Drugs seized in this file photo.
U.S. President, George W. Bush, has named four Caribbean nations as major drug transit countries.
Bush, in the release of the ‘Major Drug Transit Or Major Illicit Drug Producing Countries For Fiscal Year 2009,’ report, again identified The Bahamas, Haiti, the Dominican Republic and Jamaica in the Caribbean as the key transit points for narcotics into the U.S.
David T. Johnson, Assistant Secretary of State for International Narcotics and Law Enforcement Affairs, told the media yesterday that the presence of a country on the Majors’ List signifies that by the President has determined that the country has ‘failed demonstrably’ in its narcotics fight.
But Bush insisted that appearing on the list does not necessarily mean governments are not trying to stem the flow of illegal drugs or are not cooperating with Washington.
Meanwhile, the President lashed out at Bolivia and Venezuela, which have been at odds with Washington. Bolivia and Venezuela made the U.S. list released Tuesday with Bush stating that the two nations and Burma ‘failed demonstrably’ during the last 12 months to make sufficient or meaningful efforts to adhere to the obligations they have undertaken under international counter narcotics agreements.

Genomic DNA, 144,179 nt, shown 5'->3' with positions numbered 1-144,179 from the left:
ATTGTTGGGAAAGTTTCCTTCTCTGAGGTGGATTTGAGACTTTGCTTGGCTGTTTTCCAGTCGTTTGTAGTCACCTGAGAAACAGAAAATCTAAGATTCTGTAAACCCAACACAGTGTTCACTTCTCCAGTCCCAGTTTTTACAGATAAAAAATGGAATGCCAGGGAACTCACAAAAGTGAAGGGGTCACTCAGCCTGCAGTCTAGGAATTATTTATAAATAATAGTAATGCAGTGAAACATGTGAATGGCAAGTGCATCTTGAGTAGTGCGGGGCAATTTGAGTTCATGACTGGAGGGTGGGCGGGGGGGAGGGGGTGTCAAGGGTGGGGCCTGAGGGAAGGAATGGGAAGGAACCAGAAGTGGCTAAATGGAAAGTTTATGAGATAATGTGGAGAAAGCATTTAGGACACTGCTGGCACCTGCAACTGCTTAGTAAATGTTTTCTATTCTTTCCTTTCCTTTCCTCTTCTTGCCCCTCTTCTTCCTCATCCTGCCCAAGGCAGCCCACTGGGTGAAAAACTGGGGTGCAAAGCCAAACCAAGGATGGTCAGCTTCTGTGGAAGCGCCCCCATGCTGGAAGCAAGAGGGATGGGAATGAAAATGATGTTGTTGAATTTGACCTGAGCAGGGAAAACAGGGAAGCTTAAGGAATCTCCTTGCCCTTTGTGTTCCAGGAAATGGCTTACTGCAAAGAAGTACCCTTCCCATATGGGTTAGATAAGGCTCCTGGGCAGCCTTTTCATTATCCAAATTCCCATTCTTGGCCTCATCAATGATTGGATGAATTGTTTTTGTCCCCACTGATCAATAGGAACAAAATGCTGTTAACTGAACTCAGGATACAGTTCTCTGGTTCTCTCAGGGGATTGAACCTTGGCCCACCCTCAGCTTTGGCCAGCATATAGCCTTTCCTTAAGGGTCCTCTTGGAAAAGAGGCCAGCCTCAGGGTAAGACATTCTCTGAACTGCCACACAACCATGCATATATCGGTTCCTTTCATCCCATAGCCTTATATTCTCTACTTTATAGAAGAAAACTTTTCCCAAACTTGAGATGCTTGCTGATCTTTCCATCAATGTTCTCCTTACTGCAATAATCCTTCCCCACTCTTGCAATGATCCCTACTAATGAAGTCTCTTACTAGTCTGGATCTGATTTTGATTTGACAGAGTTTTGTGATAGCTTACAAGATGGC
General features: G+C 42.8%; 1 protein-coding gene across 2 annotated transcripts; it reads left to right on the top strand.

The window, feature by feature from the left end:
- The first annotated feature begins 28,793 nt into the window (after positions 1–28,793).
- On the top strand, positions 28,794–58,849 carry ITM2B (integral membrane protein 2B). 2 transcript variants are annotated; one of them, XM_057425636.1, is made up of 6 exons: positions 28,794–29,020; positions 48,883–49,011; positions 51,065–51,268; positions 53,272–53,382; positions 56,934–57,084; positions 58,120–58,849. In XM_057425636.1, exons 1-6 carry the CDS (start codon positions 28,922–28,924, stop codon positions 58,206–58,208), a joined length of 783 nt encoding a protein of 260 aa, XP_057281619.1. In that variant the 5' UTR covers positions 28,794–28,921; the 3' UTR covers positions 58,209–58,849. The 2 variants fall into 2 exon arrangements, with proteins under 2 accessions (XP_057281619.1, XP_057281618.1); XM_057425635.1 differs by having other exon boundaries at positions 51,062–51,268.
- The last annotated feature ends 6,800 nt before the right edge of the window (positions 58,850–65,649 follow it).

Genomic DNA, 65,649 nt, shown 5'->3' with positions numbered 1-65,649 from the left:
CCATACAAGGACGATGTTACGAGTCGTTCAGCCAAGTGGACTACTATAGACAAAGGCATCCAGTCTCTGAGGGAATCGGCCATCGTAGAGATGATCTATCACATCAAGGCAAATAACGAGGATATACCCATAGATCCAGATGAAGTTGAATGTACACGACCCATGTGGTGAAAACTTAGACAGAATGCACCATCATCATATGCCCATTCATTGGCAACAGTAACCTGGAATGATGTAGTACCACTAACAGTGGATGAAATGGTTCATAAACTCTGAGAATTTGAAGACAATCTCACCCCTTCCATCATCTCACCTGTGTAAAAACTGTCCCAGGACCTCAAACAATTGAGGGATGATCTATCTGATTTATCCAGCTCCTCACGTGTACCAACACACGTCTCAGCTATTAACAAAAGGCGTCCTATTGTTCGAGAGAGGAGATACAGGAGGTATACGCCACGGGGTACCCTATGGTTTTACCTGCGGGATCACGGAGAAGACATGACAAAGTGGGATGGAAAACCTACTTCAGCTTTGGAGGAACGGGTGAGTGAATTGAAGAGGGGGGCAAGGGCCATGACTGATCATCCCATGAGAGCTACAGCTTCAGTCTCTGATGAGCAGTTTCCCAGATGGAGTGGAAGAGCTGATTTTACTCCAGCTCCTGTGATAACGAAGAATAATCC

‘The Venezuelan Government’s continued inaction against a growing drug trafficking problem within and through its borders is a matter of increasing concern to the United States,’ stated President Bush. ‘Despite Venezuelan assurances that seizures have increased, the amount of drugs bound for the United States and Europe continues to grow.’
This is the first year that Bolivia was added to the ‘majors’ list. The U.S. yesterday charged that ‘President Morales continues to support the expansion of illicit coca leaf production, despite the fact that current legal cultivation far exceeds the demand for legal traditional consumption and exceeds the area permitted under Bolivian law.’